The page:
Private equity deal-making reached historic heights in 2021, breaking annual records in both volume and value with nearly 2,900 transactions comprising $438.6 billion. While there are some headwinds in 2022, the fundamentals remain in place for a strong year. The historically favorable credit market continues to enable investors to borrow more money, reducing the amount of equity needed to enter transactions with more capital available to invest than ever before.

Business trends indicate, an increasing number of companies are becoming first-time private equity portfolio companies and portfolio company CFOs are struggling with the nuances. Here are some ways CFOs who are new to private equity can shift from “feeling green” to “feeling great” with private equity owners.

Learn the reporting guidelines and deadlines

It is important to get up to speed quickly on reporting guidelines and deadlines. Lenders and investors tend to have very specific reporting expectations and take deadlines seriously. This is an adjustment for greener portfolio company CFOs, who may have more to-dos than time to get them all done.

The good news is the list of challenging areas of accounting is finite, and there are great tools and resources in the marketplace to help. CFOs should work with advisors who are available to support the needs of a portfolio company and have private equity experience to help guide through any questions that arise.

CFOs should also set realistic expectations with lenders and investors, who are facing many of the same challenges and should understand the impact current economic conditions have on meeting compliance requirements.

Understand the importance of data security

While cybersecurity is a hot topic, many companies have not prioritized data security unless it was forced upon them. Times have changed. Today, everyone – especially CFOs of portfolio companies – should be thinking about how to secure data and what to do in the event of a breach.

How would you sustain operations if your systems were compromised? Is the company’s insurance strategy keeping up with risk? Odds are a significant number of companies will be affected by a cyberattack in the near term, so make sure you are paying attention. You don’t have to be an expert to have effective boardroom conversations about your cybersecurity program.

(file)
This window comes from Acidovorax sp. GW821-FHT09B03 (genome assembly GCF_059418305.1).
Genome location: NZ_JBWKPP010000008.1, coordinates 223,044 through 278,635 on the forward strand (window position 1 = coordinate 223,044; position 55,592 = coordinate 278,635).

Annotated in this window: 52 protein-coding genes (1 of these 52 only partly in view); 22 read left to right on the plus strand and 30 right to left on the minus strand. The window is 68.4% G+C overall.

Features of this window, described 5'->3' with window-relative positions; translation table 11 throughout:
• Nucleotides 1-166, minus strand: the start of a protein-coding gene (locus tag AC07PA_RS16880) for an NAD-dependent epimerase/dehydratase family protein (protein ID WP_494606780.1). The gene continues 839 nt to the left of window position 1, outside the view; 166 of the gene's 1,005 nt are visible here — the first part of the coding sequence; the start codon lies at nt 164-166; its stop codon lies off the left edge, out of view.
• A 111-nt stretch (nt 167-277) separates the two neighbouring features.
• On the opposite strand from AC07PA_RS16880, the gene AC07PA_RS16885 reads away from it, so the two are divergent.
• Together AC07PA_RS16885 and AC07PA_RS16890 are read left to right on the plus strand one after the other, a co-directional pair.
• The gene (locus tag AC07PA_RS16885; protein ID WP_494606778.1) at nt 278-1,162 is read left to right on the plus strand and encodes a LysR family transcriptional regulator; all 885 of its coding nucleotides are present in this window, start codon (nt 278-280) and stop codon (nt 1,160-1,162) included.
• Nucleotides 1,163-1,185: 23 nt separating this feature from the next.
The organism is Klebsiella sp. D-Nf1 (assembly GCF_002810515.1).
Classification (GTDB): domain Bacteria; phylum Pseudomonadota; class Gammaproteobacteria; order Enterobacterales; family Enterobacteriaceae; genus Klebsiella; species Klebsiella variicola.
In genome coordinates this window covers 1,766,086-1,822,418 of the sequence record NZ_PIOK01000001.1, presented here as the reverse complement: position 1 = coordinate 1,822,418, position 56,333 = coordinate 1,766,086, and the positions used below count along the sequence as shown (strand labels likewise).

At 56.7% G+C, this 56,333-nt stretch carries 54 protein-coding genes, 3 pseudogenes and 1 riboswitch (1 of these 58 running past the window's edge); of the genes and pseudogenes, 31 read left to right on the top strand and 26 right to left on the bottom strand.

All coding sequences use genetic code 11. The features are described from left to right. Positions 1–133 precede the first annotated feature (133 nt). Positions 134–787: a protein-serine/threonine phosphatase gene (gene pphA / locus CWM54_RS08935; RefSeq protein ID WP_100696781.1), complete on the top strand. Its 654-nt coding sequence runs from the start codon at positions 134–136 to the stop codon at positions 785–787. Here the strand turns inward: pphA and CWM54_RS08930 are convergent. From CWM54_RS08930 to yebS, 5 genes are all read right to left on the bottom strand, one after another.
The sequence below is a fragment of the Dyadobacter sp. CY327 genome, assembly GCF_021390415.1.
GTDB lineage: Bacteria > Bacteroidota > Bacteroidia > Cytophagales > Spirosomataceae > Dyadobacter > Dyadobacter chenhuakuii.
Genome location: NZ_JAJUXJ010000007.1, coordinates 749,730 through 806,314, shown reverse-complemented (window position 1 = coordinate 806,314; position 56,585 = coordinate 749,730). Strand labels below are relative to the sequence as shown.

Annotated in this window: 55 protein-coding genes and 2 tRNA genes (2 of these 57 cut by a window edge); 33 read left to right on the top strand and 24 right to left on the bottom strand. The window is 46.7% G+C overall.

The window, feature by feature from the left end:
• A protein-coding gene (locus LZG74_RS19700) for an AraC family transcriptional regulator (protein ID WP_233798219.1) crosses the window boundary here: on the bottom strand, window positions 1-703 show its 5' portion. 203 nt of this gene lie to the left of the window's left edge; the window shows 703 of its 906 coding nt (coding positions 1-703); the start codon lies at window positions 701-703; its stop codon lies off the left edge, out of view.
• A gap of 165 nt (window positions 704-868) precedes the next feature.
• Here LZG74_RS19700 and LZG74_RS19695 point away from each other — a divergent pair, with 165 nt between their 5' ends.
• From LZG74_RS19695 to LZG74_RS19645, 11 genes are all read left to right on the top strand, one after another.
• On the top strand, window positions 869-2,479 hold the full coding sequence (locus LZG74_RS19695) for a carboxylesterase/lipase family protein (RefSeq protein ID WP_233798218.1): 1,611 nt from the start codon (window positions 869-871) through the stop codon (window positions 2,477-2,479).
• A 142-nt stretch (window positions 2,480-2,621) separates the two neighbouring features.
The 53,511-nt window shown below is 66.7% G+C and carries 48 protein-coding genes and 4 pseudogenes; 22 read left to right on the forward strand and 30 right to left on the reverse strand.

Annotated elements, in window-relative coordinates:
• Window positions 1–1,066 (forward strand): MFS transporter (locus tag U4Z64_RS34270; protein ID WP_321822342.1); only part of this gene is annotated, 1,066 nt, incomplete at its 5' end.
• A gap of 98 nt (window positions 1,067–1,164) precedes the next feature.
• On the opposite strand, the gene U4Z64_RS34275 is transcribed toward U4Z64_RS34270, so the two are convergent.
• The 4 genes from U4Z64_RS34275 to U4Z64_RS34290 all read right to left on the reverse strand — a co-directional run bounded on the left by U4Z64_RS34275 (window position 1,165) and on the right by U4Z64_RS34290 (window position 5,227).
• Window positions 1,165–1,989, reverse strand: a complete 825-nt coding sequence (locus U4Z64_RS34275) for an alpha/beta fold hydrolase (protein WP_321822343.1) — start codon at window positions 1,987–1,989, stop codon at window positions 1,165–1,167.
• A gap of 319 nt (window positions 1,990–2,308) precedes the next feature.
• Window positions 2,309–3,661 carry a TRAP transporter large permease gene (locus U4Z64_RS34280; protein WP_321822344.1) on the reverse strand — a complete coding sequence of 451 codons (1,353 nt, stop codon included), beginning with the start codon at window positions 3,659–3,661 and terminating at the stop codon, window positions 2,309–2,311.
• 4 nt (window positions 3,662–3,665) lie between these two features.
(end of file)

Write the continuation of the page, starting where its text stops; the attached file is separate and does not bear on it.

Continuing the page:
Expand beyond single service revenue

While many historical PE investments were made in companies with a single revenue source, product or service line, diversification is the name of the game today. Portfolio companies need to look substantially different when PEGs exit than when they invested. Expanding into different service or product lines through add-ons allows portfolio companies to reach more customers, resulting in a more diversified revenue base.

We are seeing portfolio companies developing and integrating niched technology solutions that will not only broaden the opportunities with current customers, but also attract competitors’ customers by having integrated solutions to address industry-specific needs.

Be aware of the far-reaching supply chain impact

At a macro level, risk is different today than ever before. During COVID-19, the primary risk was the direct impact of a global pandemic on the top line. Today, supply chain issues are impacting access to talent, materials, and goods, which are collectively limiting the ability to generate revenue. I would encourage portfolio company CFOs to think about the supply chain more broadly.

A manufacturer’s CFO certainly understands the flow of materials and the need for labor, but all CFOs should be thinking specifically about their finance and accounting supply chains by cross-training team members, streamlining processes and identifying fallback plans in the event that any further shutdowns are imposed or primary resources are unavailable.

Gain different skill sets and perspectives

Some of the best CFOs in their particular industry niches will have to adapt their skills to be accretive in a portfolio company’s diversification strategy. Greener CFOs should go out of their way to stay flexible and find peer CFOs in these “add-on” target industries. Networking with them can provide a better understand of the challenges and competitive landscape that may be faced through diversification. Talking to accounting, legal and other service providers about their experiences in these industries is also beneficial.

Whether you are a CFO who is new to private equity or an experienced portfolio company CFO who feels green again because of the “new normal” in our world, take some time to:

  • Revisit efficiency and communication in meeting your reporting requirements.
  • Move data security up a spot or two on your to-do list.
  • Stay flexible and be prepared to handle diversification strategies.
  • Shore up your supply chain.
  • Expand your skill set.

2022 is a pivotal year for CFOs with many challenges to navigate including the nuances of private equity. The concepts above can help you get well on your way to a path of success.

LBMC understands that challenges are inevitable at every stage of a private equity investment, and our business services are crafted to meet those business needs, however unique they might be. We have services and expertise tailored precisely for private equity organizations and related portfolio companies using our centralized model. Let us know if we can help.

Matt Smith is a shareholder in LBMC’s Audit Practice. He will be co-leading LBMC’s CFO Bootcamp in July and can be reached at matt.smith@lbmc.com. Learn more about how LBMC can help your portfolio company.

Original Post on Nashville Business Journal